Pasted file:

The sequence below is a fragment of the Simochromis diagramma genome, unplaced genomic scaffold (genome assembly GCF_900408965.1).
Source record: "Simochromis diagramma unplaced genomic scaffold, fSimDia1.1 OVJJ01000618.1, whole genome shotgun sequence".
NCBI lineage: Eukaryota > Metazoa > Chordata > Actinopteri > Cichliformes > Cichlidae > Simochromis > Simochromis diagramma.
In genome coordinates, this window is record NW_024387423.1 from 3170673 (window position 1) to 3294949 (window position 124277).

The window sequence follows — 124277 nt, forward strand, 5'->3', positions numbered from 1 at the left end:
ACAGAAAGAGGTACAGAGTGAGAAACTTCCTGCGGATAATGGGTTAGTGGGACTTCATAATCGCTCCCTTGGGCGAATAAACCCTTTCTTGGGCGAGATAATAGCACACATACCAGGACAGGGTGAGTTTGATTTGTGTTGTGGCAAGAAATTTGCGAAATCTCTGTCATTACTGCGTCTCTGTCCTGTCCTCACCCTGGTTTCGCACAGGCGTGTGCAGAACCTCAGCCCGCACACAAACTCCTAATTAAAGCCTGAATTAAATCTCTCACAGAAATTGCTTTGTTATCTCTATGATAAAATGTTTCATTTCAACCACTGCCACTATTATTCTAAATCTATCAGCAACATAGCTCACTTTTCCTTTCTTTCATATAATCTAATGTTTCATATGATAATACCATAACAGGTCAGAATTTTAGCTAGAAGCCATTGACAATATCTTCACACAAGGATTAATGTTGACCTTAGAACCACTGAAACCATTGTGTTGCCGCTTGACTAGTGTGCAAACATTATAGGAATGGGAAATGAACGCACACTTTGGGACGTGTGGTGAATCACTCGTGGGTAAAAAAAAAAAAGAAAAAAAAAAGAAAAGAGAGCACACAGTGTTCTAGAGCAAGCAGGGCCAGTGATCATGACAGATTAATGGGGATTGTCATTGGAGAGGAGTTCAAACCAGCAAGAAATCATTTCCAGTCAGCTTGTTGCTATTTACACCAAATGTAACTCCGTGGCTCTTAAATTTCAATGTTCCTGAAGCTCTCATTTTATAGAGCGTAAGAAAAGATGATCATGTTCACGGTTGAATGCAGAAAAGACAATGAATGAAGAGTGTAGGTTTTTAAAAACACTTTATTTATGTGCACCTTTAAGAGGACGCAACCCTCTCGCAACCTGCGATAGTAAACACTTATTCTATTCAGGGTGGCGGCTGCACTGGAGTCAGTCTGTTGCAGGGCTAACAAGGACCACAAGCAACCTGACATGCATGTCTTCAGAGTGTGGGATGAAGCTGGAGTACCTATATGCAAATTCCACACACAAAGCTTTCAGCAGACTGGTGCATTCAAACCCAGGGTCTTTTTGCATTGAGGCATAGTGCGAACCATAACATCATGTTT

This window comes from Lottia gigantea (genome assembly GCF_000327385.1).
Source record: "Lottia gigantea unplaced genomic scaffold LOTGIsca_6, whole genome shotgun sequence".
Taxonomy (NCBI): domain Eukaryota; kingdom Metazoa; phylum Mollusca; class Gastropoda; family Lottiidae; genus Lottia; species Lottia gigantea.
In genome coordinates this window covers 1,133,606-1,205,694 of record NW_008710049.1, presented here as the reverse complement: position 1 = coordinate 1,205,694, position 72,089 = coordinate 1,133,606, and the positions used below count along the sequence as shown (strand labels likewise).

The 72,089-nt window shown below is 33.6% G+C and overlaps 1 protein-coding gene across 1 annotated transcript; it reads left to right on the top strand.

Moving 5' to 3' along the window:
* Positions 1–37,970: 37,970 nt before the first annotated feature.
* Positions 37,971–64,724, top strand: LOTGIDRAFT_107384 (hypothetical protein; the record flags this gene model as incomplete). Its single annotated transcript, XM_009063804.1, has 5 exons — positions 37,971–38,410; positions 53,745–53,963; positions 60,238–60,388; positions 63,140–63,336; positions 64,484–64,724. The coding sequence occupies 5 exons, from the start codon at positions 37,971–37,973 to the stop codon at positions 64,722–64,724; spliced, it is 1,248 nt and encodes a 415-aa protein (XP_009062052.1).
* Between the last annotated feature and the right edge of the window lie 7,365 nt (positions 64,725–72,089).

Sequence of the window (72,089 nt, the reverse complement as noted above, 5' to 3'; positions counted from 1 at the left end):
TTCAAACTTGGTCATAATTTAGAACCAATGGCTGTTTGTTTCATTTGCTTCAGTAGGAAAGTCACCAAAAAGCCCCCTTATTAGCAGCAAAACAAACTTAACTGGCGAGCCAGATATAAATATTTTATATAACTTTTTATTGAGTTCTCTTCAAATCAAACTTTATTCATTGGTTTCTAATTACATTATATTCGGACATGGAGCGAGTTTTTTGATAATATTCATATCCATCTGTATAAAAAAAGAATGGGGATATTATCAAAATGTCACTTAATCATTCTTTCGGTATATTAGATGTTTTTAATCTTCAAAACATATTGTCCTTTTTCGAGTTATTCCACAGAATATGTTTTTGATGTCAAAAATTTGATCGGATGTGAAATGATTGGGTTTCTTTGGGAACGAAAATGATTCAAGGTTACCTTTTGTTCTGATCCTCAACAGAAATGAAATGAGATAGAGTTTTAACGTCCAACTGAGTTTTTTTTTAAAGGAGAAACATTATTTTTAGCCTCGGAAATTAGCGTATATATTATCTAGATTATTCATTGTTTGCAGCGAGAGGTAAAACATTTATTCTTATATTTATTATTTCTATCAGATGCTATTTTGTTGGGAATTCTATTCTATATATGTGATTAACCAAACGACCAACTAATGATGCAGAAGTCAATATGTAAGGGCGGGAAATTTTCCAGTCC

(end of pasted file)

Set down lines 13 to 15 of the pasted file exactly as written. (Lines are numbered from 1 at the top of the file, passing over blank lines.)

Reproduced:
* Positions 1–37,970: 37,970 nt before the first annotated feature.
* Positions 37,971–64,724, top strand: LOTGIDRAFT_107384 (hypothetical protein; the record flags this gene model as incomplete). Its single annotated transcript, XM_009063804.1, has 5 exons — positions 37,971–38,410; positions 53,745–53,963; positions 60,238–60,388; positions 63,140–63,336; positions 64,484–64,724. The coding sequence occupies 5 exons, from the start codon at positions 37,971–37,973 to the stop codon at positions 64,722–64,724; spliced, it is 1,248 nt and encodes a 415-aa protein (XP_009062052.1).
* Between the last annotated feature and the right edge of the window lie 7,365 nt (positions 64,725–72,089).